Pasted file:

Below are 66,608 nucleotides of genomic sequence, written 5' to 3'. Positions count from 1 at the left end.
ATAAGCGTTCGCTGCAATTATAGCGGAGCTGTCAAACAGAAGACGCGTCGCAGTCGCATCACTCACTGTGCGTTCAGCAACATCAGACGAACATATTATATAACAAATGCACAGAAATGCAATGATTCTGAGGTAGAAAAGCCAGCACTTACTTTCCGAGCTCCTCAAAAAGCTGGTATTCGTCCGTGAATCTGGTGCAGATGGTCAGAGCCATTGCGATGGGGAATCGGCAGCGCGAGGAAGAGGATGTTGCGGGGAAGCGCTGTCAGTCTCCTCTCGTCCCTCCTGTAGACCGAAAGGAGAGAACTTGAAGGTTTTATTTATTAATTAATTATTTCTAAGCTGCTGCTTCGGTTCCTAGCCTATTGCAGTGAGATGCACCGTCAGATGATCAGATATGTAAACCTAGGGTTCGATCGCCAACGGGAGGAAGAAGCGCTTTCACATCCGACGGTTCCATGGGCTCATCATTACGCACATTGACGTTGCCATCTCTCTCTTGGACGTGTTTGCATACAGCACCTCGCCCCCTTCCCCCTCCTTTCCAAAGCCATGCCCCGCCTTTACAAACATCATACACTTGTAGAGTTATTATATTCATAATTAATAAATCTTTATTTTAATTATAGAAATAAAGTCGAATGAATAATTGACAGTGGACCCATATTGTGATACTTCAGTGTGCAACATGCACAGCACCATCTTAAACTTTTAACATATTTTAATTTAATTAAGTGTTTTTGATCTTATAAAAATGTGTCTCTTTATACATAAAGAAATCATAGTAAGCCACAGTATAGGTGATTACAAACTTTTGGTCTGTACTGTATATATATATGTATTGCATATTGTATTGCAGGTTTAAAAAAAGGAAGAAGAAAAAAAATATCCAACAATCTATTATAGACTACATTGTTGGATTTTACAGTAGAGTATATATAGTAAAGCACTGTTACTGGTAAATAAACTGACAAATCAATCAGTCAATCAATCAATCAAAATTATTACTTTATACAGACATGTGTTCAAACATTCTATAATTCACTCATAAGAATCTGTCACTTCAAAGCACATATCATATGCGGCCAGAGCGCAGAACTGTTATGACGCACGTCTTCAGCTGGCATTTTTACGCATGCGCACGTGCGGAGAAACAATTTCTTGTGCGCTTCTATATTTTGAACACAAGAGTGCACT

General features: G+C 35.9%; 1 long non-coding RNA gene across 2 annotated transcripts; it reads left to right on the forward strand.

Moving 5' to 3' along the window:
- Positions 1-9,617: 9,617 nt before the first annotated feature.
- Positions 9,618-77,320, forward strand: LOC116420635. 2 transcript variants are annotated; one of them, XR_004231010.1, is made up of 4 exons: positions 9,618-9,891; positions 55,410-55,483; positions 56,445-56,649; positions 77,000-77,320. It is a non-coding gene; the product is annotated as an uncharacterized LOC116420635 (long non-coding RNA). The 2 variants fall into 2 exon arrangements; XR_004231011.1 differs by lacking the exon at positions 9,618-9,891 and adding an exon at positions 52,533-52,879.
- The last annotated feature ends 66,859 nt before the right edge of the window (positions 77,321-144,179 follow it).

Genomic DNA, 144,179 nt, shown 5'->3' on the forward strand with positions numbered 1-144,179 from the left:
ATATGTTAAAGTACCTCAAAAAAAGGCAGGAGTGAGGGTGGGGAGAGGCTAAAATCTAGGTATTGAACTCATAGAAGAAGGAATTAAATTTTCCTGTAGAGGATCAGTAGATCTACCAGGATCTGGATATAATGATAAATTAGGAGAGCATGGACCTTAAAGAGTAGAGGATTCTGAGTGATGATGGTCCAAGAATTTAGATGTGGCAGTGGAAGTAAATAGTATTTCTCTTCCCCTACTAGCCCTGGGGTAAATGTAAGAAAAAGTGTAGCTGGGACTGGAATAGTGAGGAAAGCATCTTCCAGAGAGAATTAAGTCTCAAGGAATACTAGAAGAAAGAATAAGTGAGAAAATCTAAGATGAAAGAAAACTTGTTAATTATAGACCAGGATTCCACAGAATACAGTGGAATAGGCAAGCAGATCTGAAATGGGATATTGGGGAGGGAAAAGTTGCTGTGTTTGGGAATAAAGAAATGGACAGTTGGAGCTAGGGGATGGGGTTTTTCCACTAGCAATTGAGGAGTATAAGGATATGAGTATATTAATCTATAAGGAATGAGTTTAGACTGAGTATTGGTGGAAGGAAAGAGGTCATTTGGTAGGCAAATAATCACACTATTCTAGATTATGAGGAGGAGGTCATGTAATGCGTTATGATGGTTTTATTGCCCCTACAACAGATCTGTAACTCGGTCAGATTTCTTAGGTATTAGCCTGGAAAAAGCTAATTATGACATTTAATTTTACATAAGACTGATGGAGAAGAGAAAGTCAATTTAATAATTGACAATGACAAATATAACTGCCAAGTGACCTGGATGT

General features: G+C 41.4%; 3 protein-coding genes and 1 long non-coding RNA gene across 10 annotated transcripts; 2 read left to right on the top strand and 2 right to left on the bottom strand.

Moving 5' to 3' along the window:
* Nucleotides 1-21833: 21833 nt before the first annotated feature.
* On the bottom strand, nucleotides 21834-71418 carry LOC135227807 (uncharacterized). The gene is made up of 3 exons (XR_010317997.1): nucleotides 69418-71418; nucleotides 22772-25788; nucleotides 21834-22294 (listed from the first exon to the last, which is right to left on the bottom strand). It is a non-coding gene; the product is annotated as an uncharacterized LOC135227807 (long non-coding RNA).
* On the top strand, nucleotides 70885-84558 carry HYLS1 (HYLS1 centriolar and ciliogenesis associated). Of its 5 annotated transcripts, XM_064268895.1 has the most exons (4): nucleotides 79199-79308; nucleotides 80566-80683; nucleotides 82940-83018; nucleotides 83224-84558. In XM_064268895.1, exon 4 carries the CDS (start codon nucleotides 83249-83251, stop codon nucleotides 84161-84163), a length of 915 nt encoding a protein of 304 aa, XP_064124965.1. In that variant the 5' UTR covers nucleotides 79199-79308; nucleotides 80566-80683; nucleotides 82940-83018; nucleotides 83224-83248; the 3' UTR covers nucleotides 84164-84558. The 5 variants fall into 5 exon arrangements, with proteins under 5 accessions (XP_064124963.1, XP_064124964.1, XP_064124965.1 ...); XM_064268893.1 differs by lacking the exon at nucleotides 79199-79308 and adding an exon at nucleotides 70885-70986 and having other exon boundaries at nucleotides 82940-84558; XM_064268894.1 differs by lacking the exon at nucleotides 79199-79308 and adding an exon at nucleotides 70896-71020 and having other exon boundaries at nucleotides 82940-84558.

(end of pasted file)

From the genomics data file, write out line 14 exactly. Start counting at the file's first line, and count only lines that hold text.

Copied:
* On the top strand, nucleotides 70885-84558 carry HYLS1 (HYLS1 centriolar and ciliogenesis associated). Of its 5 annotated transcripts, XM_064268895.1 has the most exons (4): nucleotides 79199-79308; nucleotides 80566-80683; nucleotides 82940-83018; nucleotides 83224-84558. In XM_064268895.1, exon 4 carries the CDS (start codon nucleotides 83249-83251, stop codon nucleotides 84161-84163), a length of 915 nt encoding a protein of 304 aa, XP_064124965.1. In that variant the 5' UTR covers nucleotides 79199-79308; nucleotides 80566-80683; nucleotides 82940-83018; nucleotides 83224-83248; the 3' UTR covers nucleotides 84164-84558. The 5 variants fall into 5 exon arrangements, with proteins under 5 accessions (XP_064124963.1, XP_064124964.1, XP_064124965.1 ...); XM_064268893.1 differs by lacking the exon at nucleotides 79199-79308 and adding an exon at nucleotides 70885-70986 and having other exon boundaries at nucleotides 82940-84558; XM_064268894.1 differs by lacking the exon at nucleotides 79199-79308 and adding an exon at nucleotides 70896-71020 and having other exon boundaries at nucleotides 82940-84558.